Why dishing out the stats on risk doesn’t change our perception of terror threats

Ketan Joshi

Immigration leads to terrorism. That’s the load-bearing claim underpinning a recent trend in Australian and American political messaging. It seems like a potent line of argument – terror threats are so visceral, and there’s plenty of purchase to be found for anti-immigration sentiment in Australia.

Some of the potency of this feeling comes from the way we perceive risk. There’s a collection of recognisable factors that will skew our gut reactions away from actual, measurable risk and towards ‘perceived risk’. These psychometric factors are good predictors of how we’ll respond to a threat.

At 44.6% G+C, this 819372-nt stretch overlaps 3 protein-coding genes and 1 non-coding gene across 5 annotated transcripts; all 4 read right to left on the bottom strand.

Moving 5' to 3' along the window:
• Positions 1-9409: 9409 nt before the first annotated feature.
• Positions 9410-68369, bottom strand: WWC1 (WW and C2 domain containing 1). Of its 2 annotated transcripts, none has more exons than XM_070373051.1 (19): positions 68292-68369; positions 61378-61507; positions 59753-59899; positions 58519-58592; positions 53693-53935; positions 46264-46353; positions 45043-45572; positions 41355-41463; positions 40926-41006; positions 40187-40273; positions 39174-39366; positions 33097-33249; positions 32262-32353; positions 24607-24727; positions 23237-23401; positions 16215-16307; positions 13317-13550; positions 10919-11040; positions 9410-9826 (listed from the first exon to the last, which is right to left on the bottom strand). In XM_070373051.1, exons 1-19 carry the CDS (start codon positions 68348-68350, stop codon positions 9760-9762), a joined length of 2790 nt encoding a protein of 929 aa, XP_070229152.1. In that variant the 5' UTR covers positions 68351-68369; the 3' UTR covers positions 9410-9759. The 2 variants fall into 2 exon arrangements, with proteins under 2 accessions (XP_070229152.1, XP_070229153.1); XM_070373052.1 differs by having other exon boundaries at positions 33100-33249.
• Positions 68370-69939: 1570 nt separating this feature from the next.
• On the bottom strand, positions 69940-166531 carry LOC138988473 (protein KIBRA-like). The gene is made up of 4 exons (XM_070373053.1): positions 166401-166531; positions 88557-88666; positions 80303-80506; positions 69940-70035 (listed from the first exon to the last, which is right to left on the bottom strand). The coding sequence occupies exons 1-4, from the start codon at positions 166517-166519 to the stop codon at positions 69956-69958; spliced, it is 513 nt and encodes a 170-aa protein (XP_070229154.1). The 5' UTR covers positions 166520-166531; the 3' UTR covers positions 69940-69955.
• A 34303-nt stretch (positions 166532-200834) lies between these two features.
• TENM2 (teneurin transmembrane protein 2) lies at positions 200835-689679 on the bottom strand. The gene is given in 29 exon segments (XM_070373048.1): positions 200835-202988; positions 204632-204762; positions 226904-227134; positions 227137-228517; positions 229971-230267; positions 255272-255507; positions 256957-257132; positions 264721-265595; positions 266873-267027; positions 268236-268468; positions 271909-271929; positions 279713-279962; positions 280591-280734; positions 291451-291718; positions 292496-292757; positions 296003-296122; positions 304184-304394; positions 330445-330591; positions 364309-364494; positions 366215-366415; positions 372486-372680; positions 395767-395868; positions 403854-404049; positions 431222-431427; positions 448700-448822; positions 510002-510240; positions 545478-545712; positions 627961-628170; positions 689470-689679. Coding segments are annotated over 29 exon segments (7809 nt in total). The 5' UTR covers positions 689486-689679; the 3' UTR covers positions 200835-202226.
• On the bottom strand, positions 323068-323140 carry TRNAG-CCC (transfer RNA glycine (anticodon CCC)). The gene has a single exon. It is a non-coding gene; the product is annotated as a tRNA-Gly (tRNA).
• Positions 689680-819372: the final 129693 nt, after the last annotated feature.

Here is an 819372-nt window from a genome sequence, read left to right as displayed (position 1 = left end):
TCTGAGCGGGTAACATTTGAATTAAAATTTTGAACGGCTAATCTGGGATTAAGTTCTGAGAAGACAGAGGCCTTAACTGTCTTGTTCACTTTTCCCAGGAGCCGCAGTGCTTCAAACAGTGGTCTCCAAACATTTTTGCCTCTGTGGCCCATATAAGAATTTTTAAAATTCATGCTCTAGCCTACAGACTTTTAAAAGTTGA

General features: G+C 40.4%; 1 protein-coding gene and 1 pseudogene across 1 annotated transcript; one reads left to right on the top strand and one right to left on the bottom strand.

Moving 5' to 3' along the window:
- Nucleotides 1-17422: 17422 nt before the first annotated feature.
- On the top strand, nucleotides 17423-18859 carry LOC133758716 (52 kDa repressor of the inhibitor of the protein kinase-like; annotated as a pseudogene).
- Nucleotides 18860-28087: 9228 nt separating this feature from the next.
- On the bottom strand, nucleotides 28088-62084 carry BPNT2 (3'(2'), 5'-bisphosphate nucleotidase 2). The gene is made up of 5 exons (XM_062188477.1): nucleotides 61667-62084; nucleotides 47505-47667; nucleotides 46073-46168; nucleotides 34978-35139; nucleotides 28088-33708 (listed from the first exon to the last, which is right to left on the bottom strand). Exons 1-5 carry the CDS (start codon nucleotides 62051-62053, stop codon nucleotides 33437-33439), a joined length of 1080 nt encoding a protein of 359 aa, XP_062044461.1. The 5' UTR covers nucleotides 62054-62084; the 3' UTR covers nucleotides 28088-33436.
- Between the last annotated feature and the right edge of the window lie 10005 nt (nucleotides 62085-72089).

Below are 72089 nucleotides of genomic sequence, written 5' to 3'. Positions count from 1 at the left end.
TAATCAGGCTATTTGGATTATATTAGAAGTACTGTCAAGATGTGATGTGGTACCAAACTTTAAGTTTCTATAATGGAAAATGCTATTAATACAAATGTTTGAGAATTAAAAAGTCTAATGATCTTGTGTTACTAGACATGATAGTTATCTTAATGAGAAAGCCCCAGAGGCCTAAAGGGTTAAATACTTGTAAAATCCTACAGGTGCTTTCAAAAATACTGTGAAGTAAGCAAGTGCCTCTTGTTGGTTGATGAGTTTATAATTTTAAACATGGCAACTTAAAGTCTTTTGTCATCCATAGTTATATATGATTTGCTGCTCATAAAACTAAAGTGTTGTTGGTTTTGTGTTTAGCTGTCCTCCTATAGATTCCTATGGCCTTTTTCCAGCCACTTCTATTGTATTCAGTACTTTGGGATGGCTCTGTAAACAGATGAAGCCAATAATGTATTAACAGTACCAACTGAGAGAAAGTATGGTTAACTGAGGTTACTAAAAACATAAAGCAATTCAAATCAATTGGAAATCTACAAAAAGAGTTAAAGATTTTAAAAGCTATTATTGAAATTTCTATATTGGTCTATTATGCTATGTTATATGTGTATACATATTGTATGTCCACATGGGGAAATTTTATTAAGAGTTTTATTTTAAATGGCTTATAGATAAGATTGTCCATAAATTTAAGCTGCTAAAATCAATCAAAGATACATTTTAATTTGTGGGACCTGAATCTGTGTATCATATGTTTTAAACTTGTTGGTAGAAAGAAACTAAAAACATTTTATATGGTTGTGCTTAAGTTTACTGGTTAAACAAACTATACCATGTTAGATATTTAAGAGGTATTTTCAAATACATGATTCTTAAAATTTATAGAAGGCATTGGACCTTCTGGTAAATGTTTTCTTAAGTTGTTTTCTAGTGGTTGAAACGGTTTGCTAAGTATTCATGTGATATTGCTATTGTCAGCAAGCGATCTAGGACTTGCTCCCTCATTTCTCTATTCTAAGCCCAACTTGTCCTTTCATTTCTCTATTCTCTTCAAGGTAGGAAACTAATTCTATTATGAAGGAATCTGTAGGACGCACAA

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Terror attacks are horrific and effective tools for skewing risk perception. They’re catastrophic, severe, unpredictable, fatal, immediate and random. The most recent example targeted children. In addition to the many lives extinguished by these insane acts of murder, the impacts extend well into the hearts and minds of societies.

A recent episode of the ABC’s Q&A illustrated…

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Why dishing out the stats on risk doesn’t change our perception of terror threats

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